The activities that opened my week have strangely echoed those of the weekend past, completely without premeditation. Last Saturday, I caught Robert Wilson's Peer Gynt, followed on Sunday by a Handel work, Solomon, and a jazz set by the Billy Hart Quartet. Monday night was Wilson's Lohengrin; tonight, I caught Handel's Acis and Galatea at New York City Opera, then went down to the Bowery Poetry Club for Darcy James Argue's Secret Society. Strange.
Handel's Acis and Galatea, an English-language pastorale unveiled in 1719, is a short, charming gloss on themes from Ovid's Metamorphoses, with a libretto by John Gay, Alexander Pope and John Hughes. To call it slight in comparison to his best known operas is no insult but simply fact; still, it contains some lovely music for soloists and chorus, accompanied by lithe, picturesque music.
Mark Lamos's production sets the action, such as it is, as an airy countryside frolic; the chorus dances merrily and tosses large, inflated balls around the stage, while Galatea rocks back and forth on a swing suspended from the rafters. A massive Cupid figure reclines on a hillside behind them. Galatea sings of her love for the shepherd Acis; after being warned by Damon, a curiously fond bystander, not to rush off in pursuit of passion, Acis, in turn, sings of his devotion to Galatea. The chorus returns and everyone sings about how happy they all are. Curtain.
When we return to the action, the chorus warns that happiness is fleeting, because the giant monster Polyphemus also has plans for Galatea. The monster descends in what looks like a giant action-figure box, in which a reduced version of the stage set implies his titanic height, and a baleful red beam on his helmet stands in for his single eye. Polyphemus busts a few dance moves picked up from Michael Jackson and Culture Club videos, then makes a pass at Galatea, which is summarily rejected. Damon shows up to provide the monster with tips on how he might more successfully woo the maiden. Acis decides to do battle with Polyphemus; Damon tries to convince him not to be so hasty. Galatea stumbles upon a Damon-enwrapped Acis, and sets out to convince her lover's protector that she's worthy of Acis's trust and love. Polyphemus spies the happy couple and goes nuts, crushing Acis with a boulder. Galatea mourns Acis, then summons her magical powers to transform him into a bubbling stream. The chorus advises Galatea not to grieve too long, and everyone takes a dip in Acis -- several men stripping their shirts off to do so. Curtain.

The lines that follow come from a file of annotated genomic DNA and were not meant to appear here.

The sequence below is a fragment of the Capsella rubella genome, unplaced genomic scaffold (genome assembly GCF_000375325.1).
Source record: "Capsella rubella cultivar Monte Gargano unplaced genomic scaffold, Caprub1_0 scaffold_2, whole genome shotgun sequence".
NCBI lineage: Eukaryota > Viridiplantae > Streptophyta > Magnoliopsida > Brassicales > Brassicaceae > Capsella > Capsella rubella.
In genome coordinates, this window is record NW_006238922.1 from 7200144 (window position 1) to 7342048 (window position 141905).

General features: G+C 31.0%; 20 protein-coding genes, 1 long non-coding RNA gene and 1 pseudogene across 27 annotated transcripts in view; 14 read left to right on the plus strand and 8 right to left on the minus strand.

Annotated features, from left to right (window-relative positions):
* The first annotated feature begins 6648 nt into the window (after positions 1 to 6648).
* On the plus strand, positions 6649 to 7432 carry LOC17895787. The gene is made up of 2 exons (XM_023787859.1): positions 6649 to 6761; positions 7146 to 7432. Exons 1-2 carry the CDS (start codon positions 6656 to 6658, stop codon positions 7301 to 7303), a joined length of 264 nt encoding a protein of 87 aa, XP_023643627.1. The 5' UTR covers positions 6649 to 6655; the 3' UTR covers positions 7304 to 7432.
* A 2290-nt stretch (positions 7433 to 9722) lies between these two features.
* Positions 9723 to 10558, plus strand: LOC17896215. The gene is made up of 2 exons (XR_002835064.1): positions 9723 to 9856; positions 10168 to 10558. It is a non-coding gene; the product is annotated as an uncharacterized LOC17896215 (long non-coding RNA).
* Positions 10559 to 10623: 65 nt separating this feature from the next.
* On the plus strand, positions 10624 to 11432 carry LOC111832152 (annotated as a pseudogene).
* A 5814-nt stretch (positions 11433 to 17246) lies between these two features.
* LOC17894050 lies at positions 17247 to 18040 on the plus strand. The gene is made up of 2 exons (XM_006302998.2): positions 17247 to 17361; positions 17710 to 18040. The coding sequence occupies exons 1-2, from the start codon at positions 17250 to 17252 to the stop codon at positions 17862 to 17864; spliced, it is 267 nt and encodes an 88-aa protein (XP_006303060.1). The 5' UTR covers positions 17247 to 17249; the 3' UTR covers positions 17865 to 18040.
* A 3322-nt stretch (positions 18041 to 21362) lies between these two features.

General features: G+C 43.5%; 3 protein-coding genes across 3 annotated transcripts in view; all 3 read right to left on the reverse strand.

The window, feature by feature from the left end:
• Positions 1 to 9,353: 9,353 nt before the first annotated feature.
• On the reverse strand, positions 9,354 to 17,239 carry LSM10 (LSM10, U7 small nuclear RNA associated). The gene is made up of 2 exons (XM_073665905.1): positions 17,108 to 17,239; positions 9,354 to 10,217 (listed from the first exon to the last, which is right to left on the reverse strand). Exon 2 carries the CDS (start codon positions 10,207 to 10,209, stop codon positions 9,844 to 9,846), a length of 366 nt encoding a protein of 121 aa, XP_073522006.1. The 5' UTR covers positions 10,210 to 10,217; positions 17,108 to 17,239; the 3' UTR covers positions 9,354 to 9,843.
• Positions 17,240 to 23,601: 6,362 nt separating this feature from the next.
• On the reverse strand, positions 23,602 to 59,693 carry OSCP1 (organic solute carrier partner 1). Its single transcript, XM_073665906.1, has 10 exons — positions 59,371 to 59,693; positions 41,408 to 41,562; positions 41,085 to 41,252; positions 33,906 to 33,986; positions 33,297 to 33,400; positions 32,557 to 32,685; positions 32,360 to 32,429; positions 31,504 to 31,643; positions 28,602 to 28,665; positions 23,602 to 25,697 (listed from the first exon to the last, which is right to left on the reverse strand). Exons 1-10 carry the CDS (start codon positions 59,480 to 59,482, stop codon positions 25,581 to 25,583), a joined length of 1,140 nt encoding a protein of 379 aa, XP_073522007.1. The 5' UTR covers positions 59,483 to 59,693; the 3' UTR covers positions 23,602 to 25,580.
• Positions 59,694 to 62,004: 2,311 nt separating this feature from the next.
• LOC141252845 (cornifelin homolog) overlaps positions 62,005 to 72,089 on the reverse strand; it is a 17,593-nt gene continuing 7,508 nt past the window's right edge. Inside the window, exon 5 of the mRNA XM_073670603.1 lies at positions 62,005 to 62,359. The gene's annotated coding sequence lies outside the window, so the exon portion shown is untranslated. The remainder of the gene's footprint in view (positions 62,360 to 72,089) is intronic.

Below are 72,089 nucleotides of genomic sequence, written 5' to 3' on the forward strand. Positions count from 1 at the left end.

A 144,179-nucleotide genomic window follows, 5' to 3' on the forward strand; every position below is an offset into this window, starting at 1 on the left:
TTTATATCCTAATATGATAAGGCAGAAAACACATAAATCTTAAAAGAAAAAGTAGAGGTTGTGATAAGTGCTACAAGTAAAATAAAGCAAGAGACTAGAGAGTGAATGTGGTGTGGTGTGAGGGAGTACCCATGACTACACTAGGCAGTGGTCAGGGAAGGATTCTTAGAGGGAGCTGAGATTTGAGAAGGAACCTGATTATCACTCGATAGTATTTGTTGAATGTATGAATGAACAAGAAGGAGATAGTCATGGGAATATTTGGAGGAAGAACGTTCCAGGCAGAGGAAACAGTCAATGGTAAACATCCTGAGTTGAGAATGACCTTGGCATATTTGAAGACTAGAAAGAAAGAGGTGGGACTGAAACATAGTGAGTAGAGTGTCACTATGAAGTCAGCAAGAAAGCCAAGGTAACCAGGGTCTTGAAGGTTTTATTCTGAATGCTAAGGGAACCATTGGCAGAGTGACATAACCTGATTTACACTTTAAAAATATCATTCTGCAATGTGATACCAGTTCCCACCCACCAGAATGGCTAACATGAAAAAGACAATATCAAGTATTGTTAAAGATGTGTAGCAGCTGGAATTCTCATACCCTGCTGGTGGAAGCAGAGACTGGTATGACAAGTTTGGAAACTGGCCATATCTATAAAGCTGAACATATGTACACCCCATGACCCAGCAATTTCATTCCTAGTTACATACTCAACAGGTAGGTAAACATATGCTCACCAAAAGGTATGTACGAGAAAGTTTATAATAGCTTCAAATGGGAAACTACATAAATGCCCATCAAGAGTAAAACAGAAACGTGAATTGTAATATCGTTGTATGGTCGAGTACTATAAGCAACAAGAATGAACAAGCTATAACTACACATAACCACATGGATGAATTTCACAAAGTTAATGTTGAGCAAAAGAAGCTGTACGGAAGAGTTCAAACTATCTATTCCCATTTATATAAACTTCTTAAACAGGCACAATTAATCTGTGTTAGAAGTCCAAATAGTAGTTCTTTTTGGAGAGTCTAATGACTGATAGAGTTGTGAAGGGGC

I can't be the only one who wondered whether Damon -- always lurking, and intensely physical in his demonstrations of care for Acis -- might not have had some hidden agenda. After all, if he can find a way to hook up Polyphemus and Galatea, well, that does free up Acis. Brokeback Hillock, perhaps?
Whatever you make of the piece and production, there was no mistaking the valor of tonight's performance. Sarah Jane McMahon was a bright, bubbly Galatea. Philippe Castagner, depite Paul Kellogg's pre-curtain announcement that the tenor was still under the weather (as Bernard Holland reported of the Sunday-afternoon opening), sang strongly and beautifully throughout the night as Acis. Nicholas Phan, as Damon, was clear and eager, and Jason Hardy, the Polyphemus, maintained a handsome sound despite challenges of music and choreography. Conductor Ransom Wilson led a perky reading, with especially fine contributions from his recorder players and continuo.
Later on, downtown, Darcy James Argue's Secret Society opened to the sound of drummer Jon Wikan's new, improved electric cajon, now even spacier. His phase-shifting beat propelled the wiggly guitar figures, rounded clarinets and muted brass that open Argue's "Phobos." Sam Sadigursky blew a passionate solo over a rhythm section that has become scarily good; the climax captured the cinematic sweep of Pat Metheny and Lyle Mays, all sunburst, breeze and melting joy.